“You can check out any time you like,
But you can never leave!”
Readers of a certain age will recognize those eerie lines from the classic Eagles song “Hotel California.” While the meaning behind the tune’s lyrics has long been debated, the line quoted here is essentially about addiction. In a 1970s Hollywood rock star context, we all know what they’re singing about. Unfortunately, this sentiment is equally applicable to the (only slightly) less glamorous world of infrastructure and operations, especially when it comes to job scheduling and workload automation.
According to the “Modernize to Digitize” white paper from industry analysts Enterprise Management Associates® (EMA™), the average age of workload automation products in use is 24 years, with the oldest products first created more than 30 years ago. While they’ve been in production, many of these tools have accumulated layers of workarounds and manual fixes that add to their complexity. As a result, most of the organizations that use these outdated technologies remain firmly in the grip of a legacy addiction they believe they are unable to escape.
Trapped in the escape room
Unlike those fun escape room games where you and a group of friends work together to solve puzzles and accomplish tasks to unlock the exit, running legacy workload automation tools is like some nightmarish version of this challenge. The escape room becomes a prison. When you think you’ve solved one puzzle, another more complex one is waiting. The clues then run out and, ultimately, it feels like there is no escape.
Legacy vendors often amplify that complexity. New product releases arrive infrequently and take months to implement. The process typically also means users must get approval for and provision new resources. Of course, organizations using these legacy tools could choose not to upgrade, but that means the clock is ticking on support for their existing version. It’s Hobson’s choice in reality.
Sadly, none of that time and investment spent on updates adds value or delivers innovation either. It’s a huge operational cost with few benefits other than maintaining the status quo.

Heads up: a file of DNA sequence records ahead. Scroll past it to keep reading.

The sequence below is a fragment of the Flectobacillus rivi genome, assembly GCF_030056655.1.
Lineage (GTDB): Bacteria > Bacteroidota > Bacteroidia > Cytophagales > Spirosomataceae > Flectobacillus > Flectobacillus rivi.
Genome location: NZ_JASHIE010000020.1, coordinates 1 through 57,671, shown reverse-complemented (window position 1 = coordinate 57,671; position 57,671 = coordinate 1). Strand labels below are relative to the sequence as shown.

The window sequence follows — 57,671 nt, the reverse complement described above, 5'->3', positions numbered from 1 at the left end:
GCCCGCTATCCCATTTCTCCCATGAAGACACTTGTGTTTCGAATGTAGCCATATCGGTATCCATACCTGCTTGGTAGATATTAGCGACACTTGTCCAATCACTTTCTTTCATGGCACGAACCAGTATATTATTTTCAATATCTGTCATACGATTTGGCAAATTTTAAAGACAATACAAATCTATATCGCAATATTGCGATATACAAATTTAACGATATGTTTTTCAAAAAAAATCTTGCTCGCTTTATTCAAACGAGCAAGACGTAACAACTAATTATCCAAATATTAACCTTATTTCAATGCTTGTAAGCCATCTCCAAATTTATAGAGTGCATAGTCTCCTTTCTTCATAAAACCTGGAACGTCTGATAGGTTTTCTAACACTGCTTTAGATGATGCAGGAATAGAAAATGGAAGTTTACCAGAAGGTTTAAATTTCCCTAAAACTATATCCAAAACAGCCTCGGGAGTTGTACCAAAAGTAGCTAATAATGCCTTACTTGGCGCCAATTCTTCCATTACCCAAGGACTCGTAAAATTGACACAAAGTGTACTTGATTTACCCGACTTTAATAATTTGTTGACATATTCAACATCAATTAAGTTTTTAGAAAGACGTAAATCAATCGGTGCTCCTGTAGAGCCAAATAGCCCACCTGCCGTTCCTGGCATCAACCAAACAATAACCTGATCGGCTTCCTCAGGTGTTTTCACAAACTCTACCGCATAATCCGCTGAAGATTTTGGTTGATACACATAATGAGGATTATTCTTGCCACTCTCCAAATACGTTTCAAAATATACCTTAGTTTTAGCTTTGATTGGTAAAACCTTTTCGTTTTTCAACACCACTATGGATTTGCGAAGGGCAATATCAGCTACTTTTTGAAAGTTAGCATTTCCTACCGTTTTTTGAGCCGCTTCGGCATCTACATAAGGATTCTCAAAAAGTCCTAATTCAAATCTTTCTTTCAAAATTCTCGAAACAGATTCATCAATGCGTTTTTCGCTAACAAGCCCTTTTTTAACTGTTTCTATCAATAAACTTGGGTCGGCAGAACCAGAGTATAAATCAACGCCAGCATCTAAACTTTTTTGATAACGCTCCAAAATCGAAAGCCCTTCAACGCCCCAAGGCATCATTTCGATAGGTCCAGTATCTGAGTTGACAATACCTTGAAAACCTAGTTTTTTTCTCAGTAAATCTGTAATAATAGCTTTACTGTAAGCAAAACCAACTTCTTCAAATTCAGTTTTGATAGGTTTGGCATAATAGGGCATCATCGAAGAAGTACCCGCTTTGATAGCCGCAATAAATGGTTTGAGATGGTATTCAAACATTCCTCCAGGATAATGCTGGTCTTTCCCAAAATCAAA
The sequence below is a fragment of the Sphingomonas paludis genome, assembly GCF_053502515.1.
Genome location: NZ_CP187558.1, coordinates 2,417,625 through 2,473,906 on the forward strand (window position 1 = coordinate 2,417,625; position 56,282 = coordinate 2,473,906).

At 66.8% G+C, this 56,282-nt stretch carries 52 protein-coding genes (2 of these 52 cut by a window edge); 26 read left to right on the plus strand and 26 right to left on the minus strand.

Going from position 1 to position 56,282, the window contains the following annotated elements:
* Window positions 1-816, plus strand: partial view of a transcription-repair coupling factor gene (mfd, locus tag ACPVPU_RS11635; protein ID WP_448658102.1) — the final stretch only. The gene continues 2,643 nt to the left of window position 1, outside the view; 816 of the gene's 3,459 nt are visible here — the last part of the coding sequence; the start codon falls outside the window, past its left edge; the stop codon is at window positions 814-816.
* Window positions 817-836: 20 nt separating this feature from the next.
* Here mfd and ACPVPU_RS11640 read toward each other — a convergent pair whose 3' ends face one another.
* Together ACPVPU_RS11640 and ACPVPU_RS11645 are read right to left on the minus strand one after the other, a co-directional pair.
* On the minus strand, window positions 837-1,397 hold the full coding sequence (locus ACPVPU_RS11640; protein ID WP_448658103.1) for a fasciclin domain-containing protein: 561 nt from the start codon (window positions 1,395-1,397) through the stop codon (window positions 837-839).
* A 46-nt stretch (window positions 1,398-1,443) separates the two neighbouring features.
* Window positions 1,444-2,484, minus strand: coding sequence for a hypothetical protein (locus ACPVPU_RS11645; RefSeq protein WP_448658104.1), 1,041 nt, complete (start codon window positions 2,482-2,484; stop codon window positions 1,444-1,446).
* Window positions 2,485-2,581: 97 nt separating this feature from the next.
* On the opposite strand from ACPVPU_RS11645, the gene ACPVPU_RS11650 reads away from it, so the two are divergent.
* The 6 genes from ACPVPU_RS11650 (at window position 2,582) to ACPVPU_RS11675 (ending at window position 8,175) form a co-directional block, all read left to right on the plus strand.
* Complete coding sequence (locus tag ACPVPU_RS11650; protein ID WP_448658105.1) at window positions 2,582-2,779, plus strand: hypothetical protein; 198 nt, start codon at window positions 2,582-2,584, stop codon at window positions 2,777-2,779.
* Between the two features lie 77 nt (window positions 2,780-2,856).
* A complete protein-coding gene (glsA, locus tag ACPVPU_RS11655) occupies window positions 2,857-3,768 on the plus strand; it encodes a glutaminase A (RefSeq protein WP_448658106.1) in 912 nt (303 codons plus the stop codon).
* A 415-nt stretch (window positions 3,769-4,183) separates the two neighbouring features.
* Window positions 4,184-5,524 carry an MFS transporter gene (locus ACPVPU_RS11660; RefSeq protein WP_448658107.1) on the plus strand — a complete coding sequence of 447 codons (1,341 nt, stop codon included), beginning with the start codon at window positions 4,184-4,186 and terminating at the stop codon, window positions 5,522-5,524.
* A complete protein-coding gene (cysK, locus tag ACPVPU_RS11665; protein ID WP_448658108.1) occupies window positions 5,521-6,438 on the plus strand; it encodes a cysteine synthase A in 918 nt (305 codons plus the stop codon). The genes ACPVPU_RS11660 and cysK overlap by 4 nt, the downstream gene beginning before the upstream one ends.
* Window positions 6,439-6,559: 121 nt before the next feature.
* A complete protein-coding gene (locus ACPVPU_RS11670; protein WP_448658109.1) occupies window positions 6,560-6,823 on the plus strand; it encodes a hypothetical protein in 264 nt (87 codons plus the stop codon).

The trick employed by vendors of these legacy systems is to make IT organizations think that it’s too hard, expensive and risky to make a change and move to something new. If it’s so painful just to upgrade to a new version, then how difficult must it be to leave altogether, right? And once they know that their customers won’t go anywhere else, these vendors also realize that can charge them anything they like.
Solve the puzzle and break free
Redwood’s technology and approach help organizations see beyond the illusion and make their escape to flexible, adaptable automation. Compare the legacy lock-in scenario above to what we do. Our native software-as-a-service (SaaS) approach to workload automation is the key that unlocks the door to freedom.
Redwood’s RunMyJobs® solution provides true workload automation and scheduling as-a-service. It frees organizations from provisioning and managing new infrastructure. Users can run the solution in parallel with existing tools while they make the switch, so there are no disruptions to operations. The SaaS approach also means that IT teams can make their transition at their own pace—without any big bang implementation. IT pros can develop and test results at a speed that works best for their organization. RunMyJobs gives our users all the functionality and connectors they need right out of the box. It’s all included in the unified SaaS service—and the price is based on what customers actually use.
The clues are all there and the puzzle can be solved. Let us help you make your legacy escape and allow your team to focus on what is really important to your operation. As analyst Gartner says, infrastructure and operations (I&O) leaders will be measured by the innovation they deliver, not the infrastructure they manage.
Find out more about RunMyJobs, the world’s only enterprise workload automation as a service solution, and sign up for a free trial, here.
About The Author
Neil Kinson is the Chief of Staff for Redwood Software. He has over 35 years of experience in enterprise software and technology businesses, focusing on operations, SaaS, solution sales, and channel.